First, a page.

French operator Iliad may have had its $15bn bid for T-Mobile USA rejected and branded “preposterous”, but it is unlikely to give up too easily in its attempt to bring its disruptive practices, which have already created commercial havoc in France, to the US. In recent weeks, the rumor mill has suggested it might enlist support from Google or Microsoft to enhance its offer – which would clearly show its hand as a carrier which will brandish WiFi as its primary weapon to disrupt the market.
In France, Iliad’s Free Mobile unit has managed to undercut the incumbents’ pricing dramatically by running most of its traffic over its extensive network of WiFi hotspots and homespots, thus reducing its cost of delivery and its need for cellular capacity (which costs, whether built out itself or obtained via its MVNO deal with Orange). In the US, it does not have that WiFi infrastructure in place, though TMo has always been the most WiFi-friendly of the major MNOs – but it would still have to deploy unlicensed technology aggressively to turn TMo from a plucky challenger (but one which mainly threatens former suitor Sprint, not the big two), to a genuine disruptor.
That points to a WiFi-oriented partnership, whether that is part of the bid itself or comes later. Faultline, has already painted a scenario where Iliad would achieve this via an alliance with one or more cablecos, tying its fortunes to the huge CableWiFi build-out, and its potential to support WiFi-first and WiFi-only models that reduce the importance of cellular networks and spectrum (and so sideline the cellcos in the wireless power play). Similar logic could lie behind an alliance with Google, which has far less directly owned WiFi infrastructure than Comcast et al, but has many influential partnerships as well as the ‘business homespot’ network it is creating with Ruckus.
Google seems a more likely partner than Microsoft, which may still be feeling the pain of its attempts to buy wireless operators at the turn of the century, and whose new CEO Satya Nadella seems more interested in the cloud than the access network as a source of power. Google, however, would dearly love to see the kind of shake-up, which has broken the cosy status quo of French telecoms, being applied to the US.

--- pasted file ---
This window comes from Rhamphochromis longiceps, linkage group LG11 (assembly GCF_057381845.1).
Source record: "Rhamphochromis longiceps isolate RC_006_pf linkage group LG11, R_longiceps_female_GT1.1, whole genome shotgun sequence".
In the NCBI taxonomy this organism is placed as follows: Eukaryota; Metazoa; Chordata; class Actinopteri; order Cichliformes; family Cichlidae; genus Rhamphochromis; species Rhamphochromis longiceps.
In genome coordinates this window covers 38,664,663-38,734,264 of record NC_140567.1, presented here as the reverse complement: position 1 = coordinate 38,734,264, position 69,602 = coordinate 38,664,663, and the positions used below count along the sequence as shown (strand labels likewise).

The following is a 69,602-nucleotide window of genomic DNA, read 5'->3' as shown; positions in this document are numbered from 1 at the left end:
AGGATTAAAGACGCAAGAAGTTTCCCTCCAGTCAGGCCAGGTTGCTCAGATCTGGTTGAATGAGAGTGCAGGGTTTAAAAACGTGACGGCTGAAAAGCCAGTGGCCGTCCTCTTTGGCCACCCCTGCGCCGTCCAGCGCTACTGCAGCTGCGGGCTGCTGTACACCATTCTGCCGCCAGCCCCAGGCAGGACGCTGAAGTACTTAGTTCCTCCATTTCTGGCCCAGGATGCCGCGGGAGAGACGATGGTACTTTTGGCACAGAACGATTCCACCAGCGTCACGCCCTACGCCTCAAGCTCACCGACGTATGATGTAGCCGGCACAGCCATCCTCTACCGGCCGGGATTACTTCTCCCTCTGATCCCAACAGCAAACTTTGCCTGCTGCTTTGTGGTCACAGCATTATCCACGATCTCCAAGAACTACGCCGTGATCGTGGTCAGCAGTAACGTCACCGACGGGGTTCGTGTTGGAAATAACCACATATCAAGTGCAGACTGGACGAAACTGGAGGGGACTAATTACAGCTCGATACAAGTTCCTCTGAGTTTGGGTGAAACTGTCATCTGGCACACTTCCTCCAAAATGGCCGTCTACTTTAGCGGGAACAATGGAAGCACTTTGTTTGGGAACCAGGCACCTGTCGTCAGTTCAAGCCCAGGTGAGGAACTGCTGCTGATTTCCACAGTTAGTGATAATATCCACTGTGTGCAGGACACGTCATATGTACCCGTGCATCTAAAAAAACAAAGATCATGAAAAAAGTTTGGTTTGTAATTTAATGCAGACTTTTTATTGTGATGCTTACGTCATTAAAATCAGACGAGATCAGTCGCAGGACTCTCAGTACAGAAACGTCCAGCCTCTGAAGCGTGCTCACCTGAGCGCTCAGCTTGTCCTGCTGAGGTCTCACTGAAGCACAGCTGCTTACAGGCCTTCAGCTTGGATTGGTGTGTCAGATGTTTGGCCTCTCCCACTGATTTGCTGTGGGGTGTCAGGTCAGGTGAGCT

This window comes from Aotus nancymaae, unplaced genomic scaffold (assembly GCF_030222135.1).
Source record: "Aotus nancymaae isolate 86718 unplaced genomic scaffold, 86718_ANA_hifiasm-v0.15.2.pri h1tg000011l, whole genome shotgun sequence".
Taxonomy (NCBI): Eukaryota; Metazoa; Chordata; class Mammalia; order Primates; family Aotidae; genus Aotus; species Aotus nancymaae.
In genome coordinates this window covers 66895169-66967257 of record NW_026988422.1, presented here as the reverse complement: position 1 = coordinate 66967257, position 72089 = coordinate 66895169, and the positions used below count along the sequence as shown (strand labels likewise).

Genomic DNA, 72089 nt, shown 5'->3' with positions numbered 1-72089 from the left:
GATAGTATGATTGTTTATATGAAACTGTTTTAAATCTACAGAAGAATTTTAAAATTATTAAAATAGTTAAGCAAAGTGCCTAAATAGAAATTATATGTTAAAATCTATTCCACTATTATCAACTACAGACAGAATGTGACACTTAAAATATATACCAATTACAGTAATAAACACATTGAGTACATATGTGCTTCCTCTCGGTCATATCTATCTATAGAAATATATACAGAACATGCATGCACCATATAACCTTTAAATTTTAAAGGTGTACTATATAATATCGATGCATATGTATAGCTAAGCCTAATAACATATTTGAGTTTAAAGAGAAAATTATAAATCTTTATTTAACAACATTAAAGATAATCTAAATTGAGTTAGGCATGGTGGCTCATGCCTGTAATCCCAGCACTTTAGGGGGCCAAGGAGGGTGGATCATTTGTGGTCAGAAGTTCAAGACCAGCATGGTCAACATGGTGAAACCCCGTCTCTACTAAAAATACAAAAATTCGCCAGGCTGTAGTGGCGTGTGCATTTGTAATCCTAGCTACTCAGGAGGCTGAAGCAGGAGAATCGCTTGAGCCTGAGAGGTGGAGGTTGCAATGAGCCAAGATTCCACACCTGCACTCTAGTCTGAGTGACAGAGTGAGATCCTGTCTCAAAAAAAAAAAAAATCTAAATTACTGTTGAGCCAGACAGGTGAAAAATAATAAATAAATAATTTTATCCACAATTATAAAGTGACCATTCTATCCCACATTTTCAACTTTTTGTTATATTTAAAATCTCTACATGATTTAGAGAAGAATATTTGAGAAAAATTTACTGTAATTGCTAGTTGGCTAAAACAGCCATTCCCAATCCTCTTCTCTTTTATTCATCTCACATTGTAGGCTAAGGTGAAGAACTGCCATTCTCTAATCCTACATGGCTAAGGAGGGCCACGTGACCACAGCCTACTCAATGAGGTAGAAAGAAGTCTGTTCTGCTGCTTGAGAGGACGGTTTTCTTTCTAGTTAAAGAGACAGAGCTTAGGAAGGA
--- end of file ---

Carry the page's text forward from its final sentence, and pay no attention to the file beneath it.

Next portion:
Despite its reliance on cellcos to distribute and support the Android devices which propagate its services and adverts, in Google’s dream world, the licensed carriers would be far less significant in its ecosystem. Instead, wireless connectivity would rely mainly on open technologies, notably WiFi, where the search giant has direct power, and which encourage the proliferation of new business models and innovations, to spread Android and Google services far and wide.
To this end, Google has repeatedly lobbied for more license-exempt spectrum in the US; for open access in licensed bands; and for new spectrum such as the TV white spaces. And it has built WiFi networks, including metro services and the business homespot initiative, and of course has significant investment in fiber, whether dark or commercial. That asset alone would be valuable to Iliad, helping to replicate the kind of supporting infrastructure it has in France, which enabled a newcomer to the mobile market still to achieve strong economics. In the US, with Google, it would have city fiber to sit alongside TMo’s spectrum and LTE, and while in France its challenge was to fill in the cellular hole (still necessary to provide universal coverage), in the US it would be to secure the WiFi, by alliances or build-out.
The benefits to Iliad are clear, assuming financial terms could be reached, and for Google, there would be significant advantage in turning a conventional cellco into a mechanism for furthering its open access goals. There would be many dilemmas too. Would Google be an active co-owner of an operator and how would that affect relations with cellcos and cablecos? The search giant has often been rumored to be interested in running its own networks, but its real interests lie in ensuring that as many networks as possible spread its services to every user. It could follow the Amazon approach of delivering an optimized experience on certain devices, with embedded connectivity, but it hardly needs its own network for that. And previous experiences of investing in carriers such as Clearwire have returned little result for Google – indeed, the Clearwire episode may provide salutary warnings of how hard it is for a disruptive player to escape being dragged into the clutches of the conventional cellular model, with all its embedded power.
The New York Post reported last week that Iliad had asked Google and Microsoft to help it make a second bid for TMo. Other companies which could join Iliad in an offer, or come up with rival bids, include Dish Network, which badly needs more spectrum and a network partner to make its LTE-Advanced plans viable; or one of the cablecos, to turn their WiFi/broadband combinations into full quad plays. Charter and Cox have both been rumored as suitors, though Cox denied interest this week.